Christine.Wiedinmyer@colorado.edu

»
 
Atmospheric Chemistry Program Seminar

Atmospheric Chemistry Program Seminar

Multiphase chemistry of volatile-organic-compound oxidation products under pre-industrial conditions by Prof Frank Keutsch, Harvard

"Oxidation of volatile organic compounds (VOCs) is an important atmospheric process tied to the formation of secondary pollutants such as ozone and secondary aerosol. Research in the Keutsch Group has been focusing on VOC oxidation chemistry under preindustrial conditions, which primarily produces organic hydroperoxides. I will discuss recent results on the multi- phase chemistry of some of the most abundant multifunctional organic hydroperoxides, which result from isoprene oxidation. The results have implications for our understanding of gas- and aerosol aspects of the reactive carbon cycle as well as sulfate formation via cloud processing."

date

Monday, March 18, 2019
12:00pm to 1:00pm

location

Ekeley S274

contact

Anne.Handschy@Colorado.EDU
2019-03-18
 
 
Cryospheric and Polar Processes Seminar

Cryospheric and Polar Processes Seminar

Advancing Water Supply Forecasts in the Colorado River Basin for Improved Decision Making by Paul Micheletty, Research Hydrologist at RTI International

Abstract:  Water supply forecasting in the western United States is inextricably linked to snowmelt processes, as approximately 70-85% of total annual runoff comes from water stored in seasonal mountain snowpacks. Snowmelt-generated streamflow is vital to a variety of downstream uses; the Upper Colorado River Basin (UCRB) alone provides water supply for 25 million people, irrigation water for 3.5 million acres, and drives hydropower generation at Lake Powell. April-July water supply forecasts produced by the National Weather Service (NWS) Colorado Basin River Forecast Center (CBRFC) are critical to basin water management. The primary objective of this project as part of the NASA Water Resources Applied Science Program, is to improve water supply forecasting for the UCRB by assimilating satellite and ground snowpack observations into distributed hydrologic models. In addition, we are working with stakeholders Denver Water and the Dolores Water Conservancy District to demonstrate how the probabilistic ensemble forecast information can be used to improve water management decision making.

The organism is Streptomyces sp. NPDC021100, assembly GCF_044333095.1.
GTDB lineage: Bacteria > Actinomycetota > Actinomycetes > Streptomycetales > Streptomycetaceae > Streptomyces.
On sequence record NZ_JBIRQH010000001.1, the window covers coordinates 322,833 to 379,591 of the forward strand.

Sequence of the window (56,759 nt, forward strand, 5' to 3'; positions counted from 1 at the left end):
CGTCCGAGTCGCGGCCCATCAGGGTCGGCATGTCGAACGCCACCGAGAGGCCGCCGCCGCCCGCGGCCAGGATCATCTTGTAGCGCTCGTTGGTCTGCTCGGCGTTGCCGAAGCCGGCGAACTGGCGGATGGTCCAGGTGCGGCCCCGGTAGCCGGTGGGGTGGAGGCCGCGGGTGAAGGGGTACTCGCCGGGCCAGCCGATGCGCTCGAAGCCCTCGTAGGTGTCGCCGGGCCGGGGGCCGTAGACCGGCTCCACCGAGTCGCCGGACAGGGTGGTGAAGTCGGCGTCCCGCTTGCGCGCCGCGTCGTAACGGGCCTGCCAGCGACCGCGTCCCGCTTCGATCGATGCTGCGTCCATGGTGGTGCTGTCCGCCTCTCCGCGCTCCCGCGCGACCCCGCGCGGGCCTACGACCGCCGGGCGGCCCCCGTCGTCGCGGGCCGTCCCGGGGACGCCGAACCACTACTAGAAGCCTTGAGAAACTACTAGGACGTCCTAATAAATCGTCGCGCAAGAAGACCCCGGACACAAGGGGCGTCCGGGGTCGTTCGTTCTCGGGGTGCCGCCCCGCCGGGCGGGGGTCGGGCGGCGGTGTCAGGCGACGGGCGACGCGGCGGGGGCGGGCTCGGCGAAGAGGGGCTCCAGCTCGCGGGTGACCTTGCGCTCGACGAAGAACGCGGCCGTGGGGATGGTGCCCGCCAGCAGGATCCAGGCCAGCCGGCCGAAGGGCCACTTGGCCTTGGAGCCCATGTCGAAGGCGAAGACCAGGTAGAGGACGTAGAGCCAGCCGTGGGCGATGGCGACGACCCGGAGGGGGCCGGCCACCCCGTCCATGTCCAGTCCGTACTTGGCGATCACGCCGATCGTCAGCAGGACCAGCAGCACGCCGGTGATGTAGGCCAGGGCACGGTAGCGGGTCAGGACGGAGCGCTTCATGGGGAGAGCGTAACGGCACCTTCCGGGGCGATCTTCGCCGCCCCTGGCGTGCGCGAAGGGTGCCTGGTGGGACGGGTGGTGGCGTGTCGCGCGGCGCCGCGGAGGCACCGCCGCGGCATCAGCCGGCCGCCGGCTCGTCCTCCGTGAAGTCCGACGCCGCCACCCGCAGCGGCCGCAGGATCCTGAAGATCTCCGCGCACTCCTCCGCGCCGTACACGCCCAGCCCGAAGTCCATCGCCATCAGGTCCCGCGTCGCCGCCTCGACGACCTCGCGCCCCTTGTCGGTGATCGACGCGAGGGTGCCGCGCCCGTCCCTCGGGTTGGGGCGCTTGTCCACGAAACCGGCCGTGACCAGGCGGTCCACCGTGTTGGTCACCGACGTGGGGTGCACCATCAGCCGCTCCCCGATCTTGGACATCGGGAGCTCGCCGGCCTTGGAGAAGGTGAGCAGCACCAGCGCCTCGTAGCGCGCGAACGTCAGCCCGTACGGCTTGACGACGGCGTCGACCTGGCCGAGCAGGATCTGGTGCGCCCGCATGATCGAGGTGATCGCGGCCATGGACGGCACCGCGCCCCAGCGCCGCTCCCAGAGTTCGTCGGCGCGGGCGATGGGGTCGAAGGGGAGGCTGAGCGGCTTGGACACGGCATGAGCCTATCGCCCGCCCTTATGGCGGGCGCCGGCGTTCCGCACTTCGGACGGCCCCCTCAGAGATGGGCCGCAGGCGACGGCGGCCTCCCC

TO JOIN BY ZOOM:
From a computer: https://cuboulder.zoom.us/j/5409618610   
Or iPhone one-tap :
    US: +16465588656,,5409618610#  
Or Telephone:
    Dial(for higher quality, dial a number based on your current location): 
        US: +1 646 558 8656  
    Meeting ID: 540 961 8610

date

Wednesday, March 20, 2019
11:00am to 12:00pm
MST

location

NSIDC, RL-2, Room 155/153

Event Type

NSIDC

contact

Mistia Zuckerman

2019-03-20
 
 
 
 
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«
IRP Proposals Accepted February 11 - March 25

IRP Proposals Accepted February 11 - March 25

The CIRES Innovative Research Program will begin accepting applications February 11; all materials are due March 25 through this InsideCIRES link.

The IRP is designed to stimulate a creative research environment within CIRES and to encourage synergy between disciplines and research colleagues. The intent is to support small research efforts that can quickly provide concept viability or rule out further consideration. The program encourages novel, unconventional or fundamental research that might otherwise be difficult to fund. Funded projects are inventive, sometimes opportunistic, and do not necessarily have an immediate practical application or guarantee of success. This program supports pilot or exploratory studies, which may provide rapid results. Activities are not tightly restricted and can range from instrument development, lab testing, and field observations to model development, evaluation, and application.

date

Monday, February 11, 2019 to Monday, March 25, 2019
(All day)

resources

contact

Christine.Wiedinmyer@colorado.edu